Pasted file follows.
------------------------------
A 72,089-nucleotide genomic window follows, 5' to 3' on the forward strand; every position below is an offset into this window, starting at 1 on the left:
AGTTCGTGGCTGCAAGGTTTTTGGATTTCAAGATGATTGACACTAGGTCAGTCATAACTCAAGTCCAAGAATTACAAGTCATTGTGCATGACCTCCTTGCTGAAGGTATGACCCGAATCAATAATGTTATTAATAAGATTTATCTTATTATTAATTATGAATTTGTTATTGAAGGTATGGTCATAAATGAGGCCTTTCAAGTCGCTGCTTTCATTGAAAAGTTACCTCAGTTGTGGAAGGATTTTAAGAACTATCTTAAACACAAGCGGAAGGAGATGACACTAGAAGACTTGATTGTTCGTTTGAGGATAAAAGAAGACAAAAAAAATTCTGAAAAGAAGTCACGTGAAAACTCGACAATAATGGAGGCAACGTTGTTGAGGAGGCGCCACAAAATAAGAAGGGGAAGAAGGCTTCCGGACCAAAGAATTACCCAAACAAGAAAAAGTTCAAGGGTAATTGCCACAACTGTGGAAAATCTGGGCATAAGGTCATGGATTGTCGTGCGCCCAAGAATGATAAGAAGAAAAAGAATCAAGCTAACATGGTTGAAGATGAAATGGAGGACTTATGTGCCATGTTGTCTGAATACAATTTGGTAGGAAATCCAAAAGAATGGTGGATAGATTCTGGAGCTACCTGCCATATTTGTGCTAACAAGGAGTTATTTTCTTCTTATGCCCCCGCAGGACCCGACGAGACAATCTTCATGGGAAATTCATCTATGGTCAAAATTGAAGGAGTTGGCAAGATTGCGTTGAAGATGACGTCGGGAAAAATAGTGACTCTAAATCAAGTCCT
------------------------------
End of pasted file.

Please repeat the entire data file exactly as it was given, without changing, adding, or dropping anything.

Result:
A 72,089-nucleotide genomic window follows, 5' to 3' on the forward strand; every position below is an offset into this window, starting at 1 on the left:
AGTTCGTGGCTGCAAGGTTTTTGGATTTCAAGATGATTGACACTAGGTCAGTCATAACTCAAGTCCAAGAATTACAAGTCATTGTGCATGACCTCCTTGCTGAAGGTATGACCCGAATCAATAATGTTATTAATAAGATTTATCTTATTATTAATTATGAATTTGTTATTGAAGGTATGGTCATAAATGAGGCCTTTCAAGTCGCTGCTTTCATTGAAAAGTTACCTCAGTTGTGGAAGGATTTTAAGAACTATCTTAAACACAAGCGGAAGGAGATGACACTAGAAGACTTGATTGTTCGTTTGAGGATAAAAGAAGACAAAAAAAATTCTGAAAAGAAGTCACGTGAAAACTCGACAATAATGGAGGCAACGTTGTTGAGGAGGCGCCACAAAATAAGAAGGGGAAGAAGGCTTCCGGACCAAAGAATTACCCAAACAAGAAAAAGTTCAAGGGTAATTGCCACAACTGTGGAAAATCTGGGCATAAGGTCATGGATTGTCGTGCGCCCAAGAATGATAAGAAGAAAAAGAATCAAGCTAACATGGTTGAAGATGAAATGGAGGACTTATGTGCCATGTTGTCTGAATACAATTTGGTAGGAAATCCAAAAGAATGGTGGATAGATTCTGGAGCTACCTGCCATATTTGTGCTAACAAGGAGTTATTTTCTTCTTATGCCCCCGCAGGACCCGACGAGACAATCTTCATGGGAAATTCATCTATGGTCAAAATTGAAGGAGTTGGCAAGATTGCGTTGAAGATGACGTCGGGAAAAATAGTGACTCTAAATCAAGTCCT